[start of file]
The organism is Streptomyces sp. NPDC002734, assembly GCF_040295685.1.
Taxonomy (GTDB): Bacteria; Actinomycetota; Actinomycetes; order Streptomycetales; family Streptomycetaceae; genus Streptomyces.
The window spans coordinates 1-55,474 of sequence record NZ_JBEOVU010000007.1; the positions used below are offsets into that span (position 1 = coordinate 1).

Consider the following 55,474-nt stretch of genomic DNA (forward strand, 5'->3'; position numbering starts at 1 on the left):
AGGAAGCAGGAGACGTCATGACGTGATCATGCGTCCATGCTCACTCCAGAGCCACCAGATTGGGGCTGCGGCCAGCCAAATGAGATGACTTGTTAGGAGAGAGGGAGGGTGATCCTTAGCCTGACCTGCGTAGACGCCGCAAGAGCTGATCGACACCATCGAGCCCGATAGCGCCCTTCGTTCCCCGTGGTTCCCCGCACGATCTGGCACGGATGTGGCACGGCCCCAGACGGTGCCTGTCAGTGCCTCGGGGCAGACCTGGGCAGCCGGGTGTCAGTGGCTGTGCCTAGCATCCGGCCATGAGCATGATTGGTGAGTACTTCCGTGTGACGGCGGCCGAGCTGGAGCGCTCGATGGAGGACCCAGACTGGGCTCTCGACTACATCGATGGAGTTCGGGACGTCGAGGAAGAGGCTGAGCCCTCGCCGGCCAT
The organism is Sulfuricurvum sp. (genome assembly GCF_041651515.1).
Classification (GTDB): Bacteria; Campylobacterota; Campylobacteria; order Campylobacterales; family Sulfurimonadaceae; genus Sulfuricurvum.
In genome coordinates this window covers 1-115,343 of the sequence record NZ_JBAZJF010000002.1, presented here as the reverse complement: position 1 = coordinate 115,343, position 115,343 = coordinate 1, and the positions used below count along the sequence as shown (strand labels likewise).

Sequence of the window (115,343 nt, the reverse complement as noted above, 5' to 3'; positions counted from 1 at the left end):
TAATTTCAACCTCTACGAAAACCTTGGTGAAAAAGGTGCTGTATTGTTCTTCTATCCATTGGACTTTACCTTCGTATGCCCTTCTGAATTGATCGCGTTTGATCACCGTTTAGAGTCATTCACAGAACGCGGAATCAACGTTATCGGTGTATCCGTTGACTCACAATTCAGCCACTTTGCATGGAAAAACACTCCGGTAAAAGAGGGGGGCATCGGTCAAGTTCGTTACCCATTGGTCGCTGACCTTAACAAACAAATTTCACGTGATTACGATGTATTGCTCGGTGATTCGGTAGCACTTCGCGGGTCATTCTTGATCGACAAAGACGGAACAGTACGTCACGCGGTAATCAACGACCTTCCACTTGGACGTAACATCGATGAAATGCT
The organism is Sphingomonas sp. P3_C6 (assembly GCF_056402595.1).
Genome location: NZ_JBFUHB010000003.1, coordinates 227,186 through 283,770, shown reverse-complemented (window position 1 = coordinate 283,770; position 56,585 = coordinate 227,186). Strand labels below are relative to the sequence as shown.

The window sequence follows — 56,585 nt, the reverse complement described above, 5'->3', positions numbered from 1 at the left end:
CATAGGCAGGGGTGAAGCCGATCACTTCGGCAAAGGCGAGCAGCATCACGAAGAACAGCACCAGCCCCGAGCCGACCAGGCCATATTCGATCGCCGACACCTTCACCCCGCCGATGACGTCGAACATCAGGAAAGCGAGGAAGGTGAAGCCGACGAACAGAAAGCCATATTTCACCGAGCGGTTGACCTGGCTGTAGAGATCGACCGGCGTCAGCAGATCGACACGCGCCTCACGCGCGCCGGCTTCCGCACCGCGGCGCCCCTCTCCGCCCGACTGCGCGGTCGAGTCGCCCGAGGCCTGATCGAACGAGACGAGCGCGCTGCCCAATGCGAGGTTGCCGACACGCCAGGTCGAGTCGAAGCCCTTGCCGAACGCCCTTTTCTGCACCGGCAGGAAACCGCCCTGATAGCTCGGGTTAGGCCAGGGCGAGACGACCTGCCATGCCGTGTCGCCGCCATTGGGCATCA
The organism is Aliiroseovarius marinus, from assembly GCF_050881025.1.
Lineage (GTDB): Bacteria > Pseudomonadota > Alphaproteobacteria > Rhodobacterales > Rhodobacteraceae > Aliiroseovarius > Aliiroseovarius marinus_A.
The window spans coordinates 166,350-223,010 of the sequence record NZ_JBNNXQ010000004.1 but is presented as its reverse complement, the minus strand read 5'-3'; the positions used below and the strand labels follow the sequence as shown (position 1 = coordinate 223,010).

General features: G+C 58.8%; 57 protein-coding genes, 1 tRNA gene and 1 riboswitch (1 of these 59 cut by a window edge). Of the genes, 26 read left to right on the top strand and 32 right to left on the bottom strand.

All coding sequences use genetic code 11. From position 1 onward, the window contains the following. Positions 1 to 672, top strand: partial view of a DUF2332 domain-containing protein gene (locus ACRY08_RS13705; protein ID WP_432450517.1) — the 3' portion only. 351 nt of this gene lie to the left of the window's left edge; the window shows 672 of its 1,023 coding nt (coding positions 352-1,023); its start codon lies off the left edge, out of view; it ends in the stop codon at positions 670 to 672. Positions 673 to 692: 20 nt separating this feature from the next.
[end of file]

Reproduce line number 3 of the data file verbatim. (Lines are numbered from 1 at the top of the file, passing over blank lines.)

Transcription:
The window spans coordinates 1-55,474 of sequence record NZ_JBEOVU010000007.1; the positions used below are offsets into that span (position 1 = coordinate 1).